Trying to be the most politically correct person that I can (which, you readers know, is my life’s ambition), let me suggest the following to those of you who really want to avoid any offense. Maybe you should not say anything and just print this on little cards and hand them out:

Please feel however you want to feel about this time of year, or if you prefer, please do not feel like you have to have any feelings at all about this time of year or feel like you have to have any feelings about any other time of year if you do not feel like feeling anything right now. And, of course, feel free not to feel anything at any time of year if that’s what you feel like, in which case, I hope nothing or no one interferes with how you are feeling or not feeling at the time you choose to be feeling or not feeling something.

To all the rest of you willing to risk being offended, I say, “Merry Christmas!”


David Fowler served in the Tennessee state Senate for 12 years before joining FACT as President in 2006. Read David’s complete bio.

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Belk Reverses Ban on Christmas Bell Ringers

Belk department stores reversed its ban on Salvation Army bell ringers during the Christmas season after customers took to Facebook and Twitter to voice complaints. “During the process of making that commitment even stronger with our home for the Holidays campaign, we mistakenly left out the Salvation Army at some of our stores,” a Belk spokesman said. “We have fixed that as we know our customers are passionate about the Salvation Army.” If Belk had not reversed its decision, the Salvation Army estimated a loss of about $1 million. That’s a chunk of change for the humanitarian aid organization.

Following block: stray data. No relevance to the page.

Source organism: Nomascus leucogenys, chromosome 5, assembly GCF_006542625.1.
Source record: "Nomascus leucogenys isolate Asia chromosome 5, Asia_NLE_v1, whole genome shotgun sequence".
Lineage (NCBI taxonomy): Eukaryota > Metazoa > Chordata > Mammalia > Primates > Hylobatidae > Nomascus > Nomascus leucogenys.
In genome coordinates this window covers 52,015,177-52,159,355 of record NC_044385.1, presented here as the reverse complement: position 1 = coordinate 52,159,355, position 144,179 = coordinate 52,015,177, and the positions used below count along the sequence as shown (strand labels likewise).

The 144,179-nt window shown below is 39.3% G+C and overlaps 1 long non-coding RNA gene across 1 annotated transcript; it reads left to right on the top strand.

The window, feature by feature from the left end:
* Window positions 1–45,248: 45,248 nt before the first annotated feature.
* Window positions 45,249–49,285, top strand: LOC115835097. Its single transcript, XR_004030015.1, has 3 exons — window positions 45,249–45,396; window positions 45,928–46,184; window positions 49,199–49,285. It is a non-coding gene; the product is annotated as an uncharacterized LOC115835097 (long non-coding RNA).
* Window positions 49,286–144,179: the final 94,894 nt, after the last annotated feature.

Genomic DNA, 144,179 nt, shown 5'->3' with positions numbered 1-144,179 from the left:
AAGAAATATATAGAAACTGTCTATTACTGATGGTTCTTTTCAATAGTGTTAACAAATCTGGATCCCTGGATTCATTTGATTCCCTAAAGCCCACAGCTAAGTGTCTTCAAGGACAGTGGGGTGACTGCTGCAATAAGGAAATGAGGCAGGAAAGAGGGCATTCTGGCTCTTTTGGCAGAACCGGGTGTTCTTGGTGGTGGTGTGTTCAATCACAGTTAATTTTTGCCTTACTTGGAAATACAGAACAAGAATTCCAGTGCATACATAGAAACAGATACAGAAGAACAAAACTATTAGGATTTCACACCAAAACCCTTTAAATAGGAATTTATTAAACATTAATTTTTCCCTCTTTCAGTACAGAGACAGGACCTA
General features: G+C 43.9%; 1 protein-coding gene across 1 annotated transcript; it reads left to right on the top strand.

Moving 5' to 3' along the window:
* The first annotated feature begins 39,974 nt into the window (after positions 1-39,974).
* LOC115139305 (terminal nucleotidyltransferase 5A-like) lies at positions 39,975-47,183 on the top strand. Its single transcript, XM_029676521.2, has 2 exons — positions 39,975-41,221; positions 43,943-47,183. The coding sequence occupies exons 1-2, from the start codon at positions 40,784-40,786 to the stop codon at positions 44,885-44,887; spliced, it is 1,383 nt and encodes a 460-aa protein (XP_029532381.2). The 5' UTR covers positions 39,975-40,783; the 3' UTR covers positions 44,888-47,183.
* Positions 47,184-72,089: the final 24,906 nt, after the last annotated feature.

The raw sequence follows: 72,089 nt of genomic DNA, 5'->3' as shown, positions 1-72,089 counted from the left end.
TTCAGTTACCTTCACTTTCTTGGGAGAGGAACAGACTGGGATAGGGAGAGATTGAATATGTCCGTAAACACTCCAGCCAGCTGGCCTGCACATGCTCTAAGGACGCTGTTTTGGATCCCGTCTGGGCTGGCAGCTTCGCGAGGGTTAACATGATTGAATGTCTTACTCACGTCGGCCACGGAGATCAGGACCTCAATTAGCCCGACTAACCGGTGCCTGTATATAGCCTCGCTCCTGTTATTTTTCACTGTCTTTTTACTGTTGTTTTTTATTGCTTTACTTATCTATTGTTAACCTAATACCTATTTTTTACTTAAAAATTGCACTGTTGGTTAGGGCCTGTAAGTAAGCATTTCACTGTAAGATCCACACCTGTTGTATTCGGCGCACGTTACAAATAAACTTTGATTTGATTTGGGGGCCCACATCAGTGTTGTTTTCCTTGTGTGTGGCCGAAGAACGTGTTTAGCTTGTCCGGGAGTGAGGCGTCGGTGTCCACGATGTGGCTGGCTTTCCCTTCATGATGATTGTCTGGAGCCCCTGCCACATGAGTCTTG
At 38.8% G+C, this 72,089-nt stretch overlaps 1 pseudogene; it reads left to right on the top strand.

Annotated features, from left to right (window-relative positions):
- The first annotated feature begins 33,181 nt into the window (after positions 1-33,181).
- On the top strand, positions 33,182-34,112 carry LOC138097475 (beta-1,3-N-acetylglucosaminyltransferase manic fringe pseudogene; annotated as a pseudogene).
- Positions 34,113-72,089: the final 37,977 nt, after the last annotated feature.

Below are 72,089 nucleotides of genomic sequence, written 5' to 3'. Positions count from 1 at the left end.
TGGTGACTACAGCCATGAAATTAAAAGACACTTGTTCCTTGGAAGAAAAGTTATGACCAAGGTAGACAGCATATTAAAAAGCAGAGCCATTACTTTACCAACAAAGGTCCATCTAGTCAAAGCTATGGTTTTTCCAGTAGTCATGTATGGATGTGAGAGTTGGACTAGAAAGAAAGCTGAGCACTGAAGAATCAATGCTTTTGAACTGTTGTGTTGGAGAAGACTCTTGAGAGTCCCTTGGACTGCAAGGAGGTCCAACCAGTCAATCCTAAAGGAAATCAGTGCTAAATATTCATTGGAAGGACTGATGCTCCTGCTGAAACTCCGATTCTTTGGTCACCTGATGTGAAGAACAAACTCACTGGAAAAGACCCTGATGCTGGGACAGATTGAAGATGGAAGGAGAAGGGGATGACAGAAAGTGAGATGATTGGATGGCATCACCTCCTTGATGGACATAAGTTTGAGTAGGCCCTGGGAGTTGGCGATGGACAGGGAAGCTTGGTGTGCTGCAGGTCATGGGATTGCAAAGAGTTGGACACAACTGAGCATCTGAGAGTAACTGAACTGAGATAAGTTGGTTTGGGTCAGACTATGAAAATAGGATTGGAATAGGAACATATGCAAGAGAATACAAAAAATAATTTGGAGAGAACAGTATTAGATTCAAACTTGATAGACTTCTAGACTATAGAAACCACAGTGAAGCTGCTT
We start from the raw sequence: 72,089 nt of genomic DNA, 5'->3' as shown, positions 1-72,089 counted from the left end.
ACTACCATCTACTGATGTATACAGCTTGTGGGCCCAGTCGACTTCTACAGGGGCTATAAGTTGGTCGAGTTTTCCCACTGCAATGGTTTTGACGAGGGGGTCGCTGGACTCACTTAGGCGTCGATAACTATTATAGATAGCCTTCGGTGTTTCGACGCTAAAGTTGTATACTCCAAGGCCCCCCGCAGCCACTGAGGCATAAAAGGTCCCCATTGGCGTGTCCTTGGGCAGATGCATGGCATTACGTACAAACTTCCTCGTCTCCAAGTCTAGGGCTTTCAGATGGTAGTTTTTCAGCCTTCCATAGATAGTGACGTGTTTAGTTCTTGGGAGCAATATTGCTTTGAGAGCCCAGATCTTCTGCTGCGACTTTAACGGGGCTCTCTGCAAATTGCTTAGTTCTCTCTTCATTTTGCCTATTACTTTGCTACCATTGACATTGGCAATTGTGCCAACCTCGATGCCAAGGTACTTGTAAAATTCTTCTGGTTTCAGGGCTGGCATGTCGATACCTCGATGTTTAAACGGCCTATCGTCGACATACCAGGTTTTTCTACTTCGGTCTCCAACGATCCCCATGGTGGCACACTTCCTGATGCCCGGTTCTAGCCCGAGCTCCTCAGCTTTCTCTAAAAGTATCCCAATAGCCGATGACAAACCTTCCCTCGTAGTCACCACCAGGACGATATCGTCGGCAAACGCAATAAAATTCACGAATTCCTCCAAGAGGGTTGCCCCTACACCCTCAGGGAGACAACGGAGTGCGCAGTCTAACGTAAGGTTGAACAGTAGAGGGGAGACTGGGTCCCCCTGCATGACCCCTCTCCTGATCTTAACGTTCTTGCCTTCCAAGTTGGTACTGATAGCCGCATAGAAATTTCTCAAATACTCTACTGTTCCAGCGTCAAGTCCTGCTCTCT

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President Trump Puts Christ Back in Christmas at the White House

President Trump is putting Christ back into Christmas this year with the official White House card saying “Merry Christmas” instead of the more politically correct “Happy Holidays” or “Season’s Greetings” and a larger-than-life traditional nativity featuring the Baby Jesus wearing a crown.

“You go to department stores, and they’ll say ‘Happy New Year,’ and they’ll say other things,” said Trump at this year’s Family Research Council Values Voter Summit. “Well, guess what? We’re saying Merry Christmas again.”

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The ‘Naughty or Nice’ Christmas-Friendly Retailer List

The American Family Association’s annual “Naughty or Nice” retailer list looks at which retailers are Christmas friendly in their advertising and which ones are not. AFA looked at the various companies’ print and broadcast media, website, and stores to gauge the extent to which they utilize items associated with Christmas and whether the word “Christmas” is used in these areas.

Bed, Bath, & Beyond; Dillards; Publix; and True Value are among the 51 “Nice” stores, while Foot Locker, Nordstrom, Office Max, and Steinmart were among the 18 “Naughty” stores. Amazon.com, Old Navy, and Kohl’s were among the eight stores on the “Marginal” list.